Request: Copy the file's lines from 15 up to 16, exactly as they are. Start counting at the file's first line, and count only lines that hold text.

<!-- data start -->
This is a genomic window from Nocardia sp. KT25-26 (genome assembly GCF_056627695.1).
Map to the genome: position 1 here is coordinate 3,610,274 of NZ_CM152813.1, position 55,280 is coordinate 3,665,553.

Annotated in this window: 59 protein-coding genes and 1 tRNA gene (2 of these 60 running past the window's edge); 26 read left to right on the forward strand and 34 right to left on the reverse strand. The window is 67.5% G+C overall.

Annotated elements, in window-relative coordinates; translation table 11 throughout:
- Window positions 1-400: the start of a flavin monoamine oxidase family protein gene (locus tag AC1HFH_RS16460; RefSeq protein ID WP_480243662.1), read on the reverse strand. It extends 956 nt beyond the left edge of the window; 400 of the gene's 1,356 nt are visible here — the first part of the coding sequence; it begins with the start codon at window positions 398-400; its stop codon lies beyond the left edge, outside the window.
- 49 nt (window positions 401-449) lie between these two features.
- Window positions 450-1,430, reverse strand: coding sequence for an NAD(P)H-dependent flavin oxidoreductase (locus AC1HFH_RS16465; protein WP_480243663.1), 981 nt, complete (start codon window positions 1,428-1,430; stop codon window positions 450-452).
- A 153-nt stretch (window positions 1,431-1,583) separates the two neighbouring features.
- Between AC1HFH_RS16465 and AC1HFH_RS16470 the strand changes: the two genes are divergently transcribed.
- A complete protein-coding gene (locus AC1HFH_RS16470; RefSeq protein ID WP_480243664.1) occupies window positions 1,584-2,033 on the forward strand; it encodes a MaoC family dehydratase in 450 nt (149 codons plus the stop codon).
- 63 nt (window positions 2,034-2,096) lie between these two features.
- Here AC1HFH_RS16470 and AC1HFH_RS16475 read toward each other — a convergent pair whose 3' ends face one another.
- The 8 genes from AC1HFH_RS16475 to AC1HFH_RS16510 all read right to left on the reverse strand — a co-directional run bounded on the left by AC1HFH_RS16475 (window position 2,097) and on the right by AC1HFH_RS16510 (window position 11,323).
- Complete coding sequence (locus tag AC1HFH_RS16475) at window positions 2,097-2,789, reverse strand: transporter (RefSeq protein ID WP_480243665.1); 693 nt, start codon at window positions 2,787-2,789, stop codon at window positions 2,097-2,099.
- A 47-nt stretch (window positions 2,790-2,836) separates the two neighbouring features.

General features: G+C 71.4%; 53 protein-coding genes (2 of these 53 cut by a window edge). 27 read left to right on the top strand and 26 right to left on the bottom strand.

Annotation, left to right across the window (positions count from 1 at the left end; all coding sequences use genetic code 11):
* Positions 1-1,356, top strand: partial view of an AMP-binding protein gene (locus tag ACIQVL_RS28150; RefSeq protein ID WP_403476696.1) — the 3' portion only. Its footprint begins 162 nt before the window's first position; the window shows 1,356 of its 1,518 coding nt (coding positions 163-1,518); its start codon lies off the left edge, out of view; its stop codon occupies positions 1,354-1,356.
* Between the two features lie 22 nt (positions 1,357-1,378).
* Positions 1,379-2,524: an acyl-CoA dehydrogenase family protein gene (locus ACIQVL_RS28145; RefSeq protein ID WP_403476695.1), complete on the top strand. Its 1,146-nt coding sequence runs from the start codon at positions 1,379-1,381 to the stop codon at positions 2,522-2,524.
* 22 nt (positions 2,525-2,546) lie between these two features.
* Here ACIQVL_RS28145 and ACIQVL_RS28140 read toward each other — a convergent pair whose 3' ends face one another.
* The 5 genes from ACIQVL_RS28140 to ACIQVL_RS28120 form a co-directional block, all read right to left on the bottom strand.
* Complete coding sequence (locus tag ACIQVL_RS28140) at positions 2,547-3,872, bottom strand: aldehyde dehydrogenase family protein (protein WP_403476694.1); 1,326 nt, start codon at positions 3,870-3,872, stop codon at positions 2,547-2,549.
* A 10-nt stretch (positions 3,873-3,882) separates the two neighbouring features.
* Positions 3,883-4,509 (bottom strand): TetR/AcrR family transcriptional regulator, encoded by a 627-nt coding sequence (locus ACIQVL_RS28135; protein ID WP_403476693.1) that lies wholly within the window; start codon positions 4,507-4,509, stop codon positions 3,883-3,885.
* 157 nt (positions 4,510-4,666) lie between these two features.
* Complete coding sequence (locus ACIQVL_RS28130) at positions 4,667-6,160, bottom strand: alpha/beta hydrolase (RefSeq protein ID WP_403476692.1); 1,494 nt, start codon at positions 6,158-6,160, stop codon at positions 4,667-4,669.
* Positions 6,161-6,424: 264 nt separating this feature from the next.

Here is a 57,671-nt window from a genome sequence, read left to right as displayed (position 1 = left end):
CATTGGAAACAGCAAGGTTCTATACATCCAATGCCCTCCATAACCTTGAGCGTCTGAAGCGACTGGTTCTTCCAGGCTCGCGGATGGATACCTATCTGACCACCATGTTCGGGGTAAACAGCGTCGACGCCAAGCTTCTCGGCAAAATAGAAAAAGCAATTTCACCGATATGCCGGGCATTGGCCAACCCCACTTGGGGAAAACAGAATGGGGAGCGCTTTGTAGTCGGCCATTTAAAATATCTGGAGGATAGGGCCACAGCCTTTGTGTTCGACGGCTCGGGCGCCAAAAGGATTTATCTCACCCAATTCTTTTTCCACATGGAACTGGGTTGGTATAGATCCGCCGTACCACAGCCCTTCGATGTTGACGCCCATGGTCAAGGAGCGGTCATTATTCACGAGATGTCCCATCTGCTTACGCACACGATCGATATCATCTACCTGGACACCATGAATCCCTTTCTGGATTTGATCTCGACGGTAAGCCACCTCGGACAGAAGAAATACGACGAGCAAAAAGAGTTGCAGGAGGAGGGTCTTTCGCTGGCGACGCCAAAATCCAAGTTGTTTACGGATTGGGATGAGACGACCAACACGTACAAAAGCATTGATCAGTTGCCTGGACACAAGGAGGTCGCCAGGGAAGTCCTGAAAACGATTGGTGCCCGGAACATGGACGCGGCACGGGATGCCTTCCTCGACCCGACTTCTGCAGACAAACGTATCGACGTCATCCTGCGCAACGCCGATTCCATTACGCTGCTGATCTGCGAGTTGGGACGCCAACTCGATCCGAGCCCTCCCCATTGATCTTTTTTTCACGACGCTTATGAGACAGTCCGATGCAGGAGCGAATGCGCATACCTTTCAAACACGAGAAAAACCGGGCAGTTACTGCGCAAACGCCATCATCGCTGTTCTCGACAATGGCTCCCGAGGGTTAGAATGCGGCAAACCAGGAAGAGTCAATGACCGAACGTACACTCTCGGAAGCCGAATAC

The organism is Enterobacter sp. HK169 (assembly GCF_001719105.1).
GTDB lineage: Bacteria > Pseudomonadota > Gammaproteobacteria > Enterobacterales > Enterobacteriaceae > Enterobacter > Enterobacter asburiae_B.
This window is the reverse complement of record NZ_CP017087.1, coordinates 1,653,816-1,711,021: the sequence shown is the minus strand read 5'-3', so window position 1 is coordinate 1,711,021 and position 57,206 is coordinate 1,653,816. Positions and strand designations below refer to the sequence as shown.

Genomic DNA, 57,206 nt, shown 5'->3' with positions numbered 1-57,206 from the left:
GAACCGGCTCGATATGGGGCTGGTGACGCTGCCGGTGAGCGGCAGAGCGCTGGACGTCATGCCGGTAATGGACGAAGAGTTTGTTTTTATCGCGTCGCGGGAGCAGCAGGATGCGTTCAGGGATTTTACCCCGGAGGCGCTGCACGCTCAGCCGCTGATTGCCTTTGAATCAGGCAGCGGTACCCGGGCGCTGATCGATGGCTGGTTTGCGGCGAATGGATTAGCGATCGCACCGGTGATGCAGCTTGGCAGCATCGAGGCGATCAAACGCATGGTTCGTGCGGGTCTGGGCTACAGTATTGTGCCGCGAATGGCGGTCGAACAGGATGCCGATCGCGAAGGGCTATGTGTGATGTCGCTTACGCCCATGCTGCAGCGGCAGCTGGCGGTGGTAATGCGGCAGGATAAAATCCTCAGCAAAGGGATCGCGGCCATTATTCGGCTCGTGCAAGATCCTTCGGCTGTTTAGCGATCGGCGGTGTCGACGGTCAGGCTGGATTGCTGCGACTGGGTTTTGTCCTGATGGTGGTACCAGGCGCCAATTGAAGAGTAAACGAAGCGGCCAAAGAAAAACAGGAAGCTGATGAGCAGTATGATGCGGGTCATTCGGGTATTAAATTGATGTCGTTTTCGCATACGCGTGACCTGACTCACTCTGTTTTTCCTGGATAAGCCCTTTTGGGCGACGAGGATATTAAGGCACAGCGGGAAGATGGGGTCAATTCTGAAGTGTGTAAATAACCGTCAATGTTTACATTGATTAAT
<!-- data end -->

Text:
- A 47-nt stretch (window positions 2,790-2,836) separates the two neighbouring features.

General features: G+C 71.4%; 53 protein-coding genes (2 of these 53 cut by a window edge). 27 read left to right on the top strand and 26 right to left on the bottom strand.